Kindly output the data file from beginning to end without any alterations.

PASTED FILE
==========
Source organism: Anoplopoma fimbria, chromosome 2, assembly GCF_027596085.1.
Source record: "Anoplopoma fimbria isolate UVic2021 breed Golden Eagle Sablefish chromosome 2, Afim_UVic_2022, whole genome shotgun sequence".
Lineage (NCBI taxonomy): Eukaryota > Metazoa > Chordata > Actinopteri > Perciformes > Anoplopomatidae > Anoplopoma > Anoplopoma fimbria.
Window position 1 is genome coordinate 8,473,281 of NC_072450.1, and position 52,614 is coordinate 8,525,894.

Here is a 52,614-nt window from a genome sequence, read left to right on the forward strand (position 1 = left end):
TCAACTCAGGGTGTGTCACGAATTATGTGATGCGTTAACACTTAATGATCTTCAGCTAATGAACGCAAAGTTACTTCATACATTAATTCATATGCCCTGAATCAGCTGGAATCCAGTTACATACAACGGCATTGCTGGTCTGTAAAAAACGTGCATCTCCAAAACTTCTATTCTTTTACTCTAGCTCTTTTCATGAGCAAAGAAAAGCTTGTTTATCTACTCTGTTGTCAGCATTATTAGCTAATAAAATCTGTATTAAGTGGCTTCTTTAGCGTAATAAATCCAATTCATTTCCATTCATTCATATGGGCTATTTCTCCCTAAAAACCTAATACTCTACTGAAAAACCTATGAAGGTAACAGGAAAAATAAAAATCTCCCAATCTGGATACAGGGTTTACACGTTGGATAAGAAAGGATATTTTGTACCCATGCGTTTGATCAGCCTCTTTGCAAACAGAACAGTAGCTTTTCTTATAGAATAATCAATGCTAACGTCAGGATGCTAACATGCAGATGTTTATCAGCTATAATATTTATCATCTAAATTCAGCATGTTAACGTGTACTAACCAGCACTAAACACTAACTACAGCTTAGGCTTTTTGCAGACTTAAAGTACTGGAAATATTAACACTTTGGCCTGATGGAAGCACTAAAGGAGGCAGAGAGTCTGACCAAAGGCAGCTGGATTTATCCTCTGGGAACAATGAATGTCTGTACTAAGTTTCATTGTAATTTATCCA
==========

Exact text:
Source organism: Anoplopoma fimbria, chromosome 2, assembly GCF_027596085.1.
Source record: "Anoplopoma fimbria isolate UVic2021 breed Golden Eagle Sablefish chromosome 2, Afim_UVic_2022, whole genome shotgun sequence".
Lineage (NCBI taxonomy): Eukaryota > Metazoa > Chordata > Actinopteri > Perciformes > Anoplopomatidae > Anoplopoma > Anoplopoma fimbria.
Window position 1 is genome coordinate 8,473,281 of NC_072450.1, and position 52,614 is coordinate 8,525,894.

Here is a 52,614-nt window from a genome sequence, read left to right on the forward strand (position 1 = left end):
TCAACTCAGGGTGTGTCACGAATTATGTGATGCGTTAACACTTAATGATCTTCAGCTAATGAACGCAAAGTTACTTCATACATTAATTCATATGCCCTGAATCAGCTGGAATCCAGTTACATACAACGGCATTGCTGGTCTGTAAAAAACGTGCATCTCCAAAACTTCTATTCTTTTACTCTAGCTCTTTTCATGAGCAAAGAAAAGCTTGTTTATCTACTCTGTTGTCAGCATTATTAGCTAATAAAATCTGTATTAAGTGGCTTCTTTAGCGTAATAAATCCAATTCATTTCCATTCATTCATATGGGCTATTTCTCCCTAAAAACCTAATACTCTACTGAAAAACCTATGAAGGTAACAGGAAAAATAAAAATCTCCCAATCTGGATACAGGGTTTACACGTTGGATAAGAAAGGATATTTTGTACCCATGCGTTTGATCAGCCTCTTTGCAAACAGAACAGTAGCTTTTCTTATAGAATAATCAATGCTAACGTCAGGATGCTAACATGCAGATGTTTATCAGCTATAATATTTATCATCTAAATTCAGCATGTTAACGTGTACTAACCAGCACTAAACACTAACTACAGCTTAGGCTTTTTGCAGACTTAAAGTACTGGAAATATTAACACTTTGGCCTGATGGAAGCACTAAAGGAGGCAGAGAGTCTGACCAAAGGCAGCTGGATTTATCCTCTGGGAACAATGAATGTCTGTACTAAGTTTCATTGTAATTTATCCA